Paul Rodgers’ music has been incredibly influential on the rock world. When he performs Saturday at Eastside Cannery, he will sing hits from his years in Bad Company, Free and The Firm.
So his set list could include the rock staples “All Right Now,” “Bad Company,” “Can’t Get Enough” “Feel Like Makin’ Love,” “Rock ‘N’ Roll Fantasy” and “Radioactive.”
“It’s a kind of best-of (concert),” Rodgers says. “I like the crowd to be happy — because they make the show.”
His songs continue to be relevant. The Vegas band Five Finger Death Punch remade “Bad Company” into a hit in 2010.
But here’s what you don’t know about Paul Rodgers: He and his wife are saving the lives of racehorses, cows, dogs, cats and deer.
They own a rescued dog and eight cats. They feed 14 deer. They give time and money to animal charities Critter Aid and Hope for Wildlife.
And they’ve been helping save retired racehorses through the charities www.racehorsesanctuary.org/ and seraphim12foundation.org/.
“When they finish their horseracing life,” Rodgers says, “they’re so highly strung, people shoot them.
“I went to the sanctuary and thought, ‘To shoot these wonderful beings is a terrible crime, really.’ ”
He and his wife — who live in a remote part of British Columbia — felt compelled to help.
“They rehabilitate racehorses down to where they live a normal life,” he says. “These things cost money, so we try to raise funds and help them.
“These horses — highly strung as they are — they bring autistic children out there, and they are as gentle as lambs with autistic kids.”
Rodgers was turned onto the racehorse sanctuary by his wife, Cynthia, who learned about it through singer Deborah Bonham, sister of the late Led Zeppelin drummer John Bonham.
The Rodgerses can’t get enough of animal welfare.
“We just procured a cow,” Cynthia Rodgers tells me. “This cow was found running loose down in a town near Vancouver. It had been living in a park near a slaughterhouse. So it escaped slaughter.”
She says they also help with a neighbor who rescued crocodiles and alligators from university experimentation.
And about 14 deer cycle through their yard feeder.
“So I’ve got a deer restaurant now,” she says.
They also help people. Cynthia Rodgers has been known to hand out $100 bills at concerts. No, I’m serious.
At Rodgers’ last concert in Vegas, they raised money for the Boys & Girls Club. They are planning to do the same Saturday, to raffle autographed Rodgers items to raise money for the Boys & Girls Club in Laughlin.
The Rodgerses are also trying to expand a California charity nationwide. It’s called Kids Rock Free, and it pays for music lessons for kids in poverty.
Cynthia Rodgers is such a true believer in helping people and animals, she can’t fathom it when people stock up on, say, $500 pairs of shoes, she says.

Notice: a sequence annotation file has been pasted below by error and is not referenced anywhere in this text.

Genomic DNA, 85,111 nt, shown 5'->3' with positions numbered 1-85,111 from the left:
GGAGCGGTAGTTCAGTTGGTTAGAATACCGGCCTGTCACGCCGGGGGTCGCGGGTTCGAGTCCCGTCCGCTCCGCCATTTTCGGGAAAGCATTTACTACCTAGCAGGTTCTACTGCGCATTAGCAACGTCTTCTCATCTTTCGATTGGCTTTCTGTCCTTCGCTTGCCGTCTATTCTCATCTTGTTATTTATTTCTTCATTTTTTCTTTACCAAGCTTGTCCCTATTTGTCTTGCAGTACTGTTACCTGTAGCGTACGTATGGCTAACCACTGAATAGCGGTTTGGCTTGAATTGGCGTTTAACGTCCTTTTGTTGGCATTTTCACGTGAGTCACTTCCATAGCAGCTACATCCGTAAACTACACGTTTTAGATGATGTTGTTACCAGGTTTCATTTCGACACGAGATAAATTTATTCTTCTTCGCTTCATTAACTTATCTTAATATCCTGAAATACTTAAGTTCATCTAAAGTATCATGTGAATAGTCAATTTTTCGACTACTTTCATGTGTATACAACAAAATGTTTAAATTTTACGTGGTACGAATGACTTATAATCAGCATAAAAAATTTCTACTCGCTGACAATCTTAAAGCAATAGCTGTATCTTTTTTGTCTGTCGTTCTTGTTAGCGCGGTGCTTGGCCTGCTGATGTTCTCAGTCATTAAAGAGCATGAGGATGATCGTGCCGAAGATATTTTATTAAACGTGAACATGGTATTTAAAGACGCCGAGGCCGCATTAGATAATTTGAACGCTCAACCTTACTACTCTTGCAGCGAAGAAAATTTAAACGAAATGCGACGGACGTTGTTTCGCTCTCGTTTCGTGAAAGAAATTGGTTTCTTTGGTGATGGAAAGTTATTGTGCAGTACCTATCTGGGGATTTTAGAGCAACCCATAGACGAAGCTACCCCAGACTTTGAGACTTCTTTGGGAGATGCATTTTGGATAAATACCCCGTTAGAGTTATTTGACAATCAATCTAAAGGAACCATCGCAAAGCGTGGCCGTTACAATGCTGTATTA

“I’m just like, ‘Really?’ ” she says. “You know, animals are suffering. People are suffering. And that’s what you want to do with your money?”
It’s important to remember that Rodgers is doing his charitable part while also extremely busy.
On a personal level, he’s a workout fiend. He’s been like this since the 1970s, when he looked around at friends and peers abusing hard drugs and dying from them, and didn’t want to end up like that.
Plus, his wife is a physiologist.
“I married a Canadian lady who was a fitness expert. That was my downfall. I could no longer be the couch potato I long to be,” he jokes.
Being physically fit helps him perform.
“I don’t want to see someone crawling onstage with a hangover. I want to see someone who’s up for the show and ready to rock,” he says.
In the last year, he’s led a U.K. tour, including a sold-out show at the Royal Albert Hall; recorded a CD/DVD, and cut a Bob Dylan song for an Amnesty International album.
This summer, he joins the original cast of Bad Company for a rare European tour.
And he has been recording songs with the late Otis Redding’s guitarist Steve Cropper.
“The tracks are so cool. It’s like going back in time to those Otis days,” he says.
“This is so amazing to me. As a kid from Middlesbrough (England), I was listening to this stuff when I was 14. And here I am, writing lyrics for that band.”
He’s grateful for all this.
“Music has given me so much, from way back and being a teenager. I would have been running around the streets of Middlesbrough without music. I don’t know what I would have happened really, because, hmm …
“It gave me a sense of direction and self-worth. I find now music crosses all barriers and brings people together.”
Doug Elfman’s column appears Tuesdays, Thursdays and Fridays. Email him at email@example.com. He blogs at reviewjournal.com/elfman.